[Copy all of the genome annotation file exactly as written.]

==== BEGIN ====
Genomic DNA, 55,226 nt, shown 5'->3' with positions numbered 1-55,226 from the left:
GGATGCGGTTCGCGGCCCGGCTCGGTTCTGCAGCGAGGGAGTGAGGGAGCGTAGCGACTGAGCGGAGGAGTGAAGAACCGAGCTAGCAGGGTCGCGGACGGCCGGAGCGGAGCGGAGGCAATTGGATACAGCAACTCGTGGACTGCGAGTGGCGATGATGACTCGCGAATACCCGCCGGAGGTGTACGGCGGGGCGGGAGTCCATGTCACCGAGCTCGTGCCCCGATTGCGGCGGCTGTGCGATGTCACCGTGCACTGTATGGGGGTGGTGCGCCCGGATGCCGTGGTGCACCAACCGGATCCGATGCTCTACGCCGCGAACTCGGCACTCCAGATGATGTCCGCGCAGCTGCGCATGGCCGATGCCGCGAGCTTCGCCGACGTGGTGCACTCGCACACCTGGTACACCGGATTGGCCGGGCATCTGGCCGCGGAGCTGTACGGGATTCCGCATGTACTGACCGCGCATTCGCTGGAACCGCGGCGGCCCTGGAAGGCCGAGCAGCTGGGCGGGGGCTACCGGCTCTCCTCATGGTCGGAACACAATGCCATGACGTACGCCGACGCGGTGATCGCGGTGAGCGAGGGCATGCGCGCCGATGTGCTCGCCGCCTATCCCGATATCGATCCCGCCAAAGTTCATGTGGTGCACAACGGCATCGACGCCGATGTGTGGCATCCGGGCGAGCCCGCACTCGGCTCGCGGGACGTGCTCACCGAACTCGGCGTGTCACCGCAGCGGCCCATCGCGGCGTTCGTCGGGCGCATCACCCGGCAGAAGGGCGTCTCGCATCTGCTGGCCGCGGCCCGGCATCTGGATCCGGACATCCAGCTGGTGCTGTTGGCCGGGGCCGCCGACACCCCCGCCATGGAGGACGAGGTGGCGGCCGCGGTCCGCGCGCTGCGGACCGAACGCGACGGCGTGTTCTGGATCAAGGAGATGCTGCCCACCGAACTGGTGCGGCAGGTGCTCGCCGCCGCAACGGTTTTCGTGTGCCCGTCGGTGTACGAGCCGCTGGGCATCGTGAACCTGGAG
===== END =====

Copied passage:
Genomic DNA, 55,226 nt, shown 5'->3' with positions numbered 1-55,226 from the left:
GGATGCGGTTCGCGGCCCGGCTCGGTTCTGCAGCGAGGGAGTGAGGGAGCGTAGCGACTGAGCGGAGGAGTGAAGAACCGAGCTAGCAGGGTCGCGGACGGCCGGAGCGGAGCGGAGGCAATTGGATACAGCAACTCGTGGACTGCGAGTGGCGATGATGACTCGCGAATACCCGCCGGAGGTGTACGGCGGGGCGGGAGTCCATGTCACCGAGCTCGTGCCCCGATTGCGGCGGCTGTGCGATGTCACCGTGCACTGTATGGGGGTGGTGCGCCCGGATGCCGTGGTGCACCAACCGGATCCGATGCTCTACGCCGCGAACTCGGCACTCCAGATGATGTCCGCGCAGCTGCGCATGGCCGATGCCGCGAGCTTCGCCGACGTGGTGCACTCGCACACCTGGTACACCGGATTGGCCGGGCATCTGGCCGCGGAGCTGTACGGGATTCCGCATGTACTGACCGCGCATTCGCTGGAACCGCGGCGGCCCTGGAAGGCCGAGCAGCTGGGCGGGGGCTACCGGCTCTCCTCATGGTCGGAACACAATGCCATGACGTACGCCGACGCGGTGATCGCGGTGAGCGAGGGCATGCGCGCCGATGTGCTCGCCGCCTATCCCGATATCGATCCCGCCAAAGTTCATGTGGTGCACAACGGCATCGACGCCGATGTGTGGCATCCGGGCGAGCCCGCACTCGGCTCGCGGGACGTGCTCACCGAACTCGGCGTGTCACCGCAGCGGCCCATCGCGGCGTTCGTCGGGCGCATCACCCGGCAGAAGGGCGTCTCGCATCTGCTGGCCGCGGCCCGGCATCTGGATCCGGACATCCAGCTGGTGCTGTTGGCCGGGGCCGCCGACACCCCCGCCATGGAGGACGAGGTGGCGGCCGCGGTCCGCGCGCTGCGGACCGAACGCGACGGCGTGTTCTGGATCAAGGAGATGCTGCCCACCGAACTGGTGCGGCAGGTGCTCGCCGCCGCAACGGTTTTCGTGTGCCCGTCGGTGTACGAGCCGCTGGGCATCGTGAACCTGGAG